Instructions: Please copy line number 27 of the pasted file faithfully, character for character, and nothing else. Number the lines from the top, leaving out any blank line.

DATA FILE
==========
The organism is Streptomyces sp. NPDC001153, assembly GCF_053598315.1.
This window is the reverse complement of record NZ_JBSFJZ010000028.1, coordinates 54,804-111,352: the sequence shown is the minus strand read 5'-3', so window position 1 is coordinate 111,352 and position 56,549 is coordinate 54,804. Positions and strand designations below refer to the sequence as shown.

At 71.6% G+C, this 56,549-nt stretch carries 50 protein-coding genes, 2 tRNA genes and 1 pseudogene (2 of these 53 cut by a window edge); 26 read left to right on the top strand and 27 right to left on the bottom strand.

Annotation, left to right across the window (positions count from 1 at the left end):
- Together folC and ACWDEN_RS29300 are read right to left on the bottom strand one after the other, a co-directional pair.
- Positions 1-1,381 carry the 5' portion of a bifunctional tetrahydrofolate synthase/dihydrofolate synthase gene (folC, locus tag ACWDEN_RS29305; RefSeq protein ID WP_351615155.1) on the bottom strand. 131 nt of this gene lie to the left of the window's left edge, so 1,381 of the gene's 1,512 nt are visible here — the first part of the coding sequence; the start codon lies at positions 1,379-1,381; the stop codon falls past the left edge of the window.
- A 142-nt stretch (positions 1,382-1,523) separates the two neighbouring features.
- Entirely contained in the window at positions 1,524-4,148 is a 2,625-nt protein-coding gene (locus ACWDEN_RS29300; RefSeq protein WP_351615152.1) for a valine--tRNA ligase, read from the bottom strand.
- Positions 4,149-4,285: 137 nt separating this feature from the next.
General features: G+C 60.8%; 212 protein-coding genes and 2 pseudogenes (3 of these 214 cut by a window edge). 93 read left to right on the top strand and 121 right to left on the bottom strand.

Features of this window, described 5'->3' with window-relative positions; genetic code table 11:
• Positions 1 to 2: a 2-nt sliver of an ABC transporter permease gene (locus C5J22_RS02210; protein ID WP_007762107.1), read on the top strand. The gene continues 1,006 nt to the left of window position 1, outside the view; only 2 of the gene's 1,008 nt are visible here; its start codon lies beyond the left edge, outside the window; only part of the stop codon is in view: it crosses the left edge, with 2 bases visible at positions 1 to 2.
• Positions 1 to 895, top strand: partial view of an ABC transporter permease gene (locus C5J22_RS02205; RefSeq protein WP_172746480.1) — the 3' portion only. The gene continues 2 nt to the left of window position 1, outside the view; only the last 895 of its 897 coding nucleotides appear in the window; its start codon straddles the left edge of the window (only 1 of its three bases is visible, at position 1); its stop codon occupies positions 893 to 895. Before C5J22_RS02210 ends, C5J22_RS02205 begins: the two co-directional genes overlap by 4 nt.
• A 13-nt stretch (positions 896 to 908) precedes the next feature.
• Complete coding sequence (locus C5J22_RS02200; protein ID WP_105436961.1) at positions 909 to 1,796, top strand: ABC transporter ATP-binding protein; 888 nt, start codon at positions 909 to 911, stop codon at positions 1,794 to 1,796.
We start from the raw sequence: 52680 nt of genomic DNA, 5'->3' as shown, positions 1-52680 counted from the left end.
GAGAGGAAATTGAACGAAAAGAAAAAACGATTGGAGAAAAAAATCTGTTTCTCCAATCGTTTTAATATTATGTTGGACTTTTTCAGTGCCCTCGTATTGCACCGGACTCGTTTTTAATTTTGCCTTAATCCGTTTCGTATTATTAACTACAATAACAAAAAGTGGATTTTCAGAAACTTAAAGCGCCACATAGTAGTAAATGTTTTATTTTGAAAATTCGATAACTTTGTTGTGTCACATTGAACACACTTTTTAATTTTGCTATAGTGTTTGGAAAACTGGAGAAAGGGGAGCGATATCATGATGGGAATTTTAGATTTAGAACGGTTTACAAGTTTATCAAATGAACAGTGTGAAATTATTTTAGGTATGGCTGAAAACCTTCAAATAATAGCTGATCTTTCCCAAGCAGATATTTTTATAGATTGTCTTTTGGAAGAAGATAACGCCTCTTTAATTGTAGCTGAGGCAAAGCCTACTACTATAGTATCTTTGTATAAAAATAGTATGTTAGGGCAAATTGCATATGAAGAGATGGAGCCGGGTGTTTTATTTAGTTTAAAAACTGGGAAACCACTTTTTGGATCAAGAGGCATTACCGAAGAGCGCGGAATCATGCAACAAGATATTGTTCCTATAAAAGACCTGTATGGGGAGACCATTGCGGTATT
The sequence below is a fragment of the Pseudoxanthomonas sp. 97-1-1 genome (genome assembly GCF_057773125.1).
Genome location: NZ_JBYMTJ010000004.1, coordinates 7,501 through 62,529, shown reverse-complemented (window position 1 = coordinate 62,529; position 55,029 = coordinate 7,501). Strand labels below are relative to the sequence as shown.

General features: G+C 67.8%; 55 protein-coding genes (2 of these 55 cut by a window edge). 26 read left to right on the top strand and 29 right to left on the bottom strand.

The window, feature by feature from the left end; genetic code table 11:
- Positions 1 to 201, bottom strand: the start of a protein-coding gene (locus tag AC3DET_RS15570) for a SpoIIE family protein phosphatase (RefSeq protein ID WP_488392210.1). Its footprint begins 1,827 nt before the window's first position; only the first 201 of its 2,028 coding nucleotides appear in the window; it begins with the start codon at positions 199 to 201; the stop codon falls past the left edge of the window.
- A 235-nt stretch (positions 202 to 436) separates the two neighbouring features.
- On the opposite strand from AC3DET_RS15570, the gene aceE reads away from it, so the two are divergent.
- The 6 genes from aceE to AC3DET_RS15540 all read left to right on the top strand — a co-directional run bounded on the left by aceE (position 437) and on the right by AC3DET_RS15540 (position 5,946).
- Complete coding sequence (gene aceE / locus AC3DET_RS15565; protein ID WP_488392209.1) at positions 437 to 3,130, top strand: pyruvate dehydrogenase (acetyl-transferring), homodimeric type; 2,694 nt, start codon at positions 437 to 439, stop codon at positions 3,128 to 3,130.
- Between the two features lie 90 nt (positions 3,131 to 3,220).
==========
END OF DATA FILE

- Between the two features lie 90 nt (positions 3,131 to 3,220).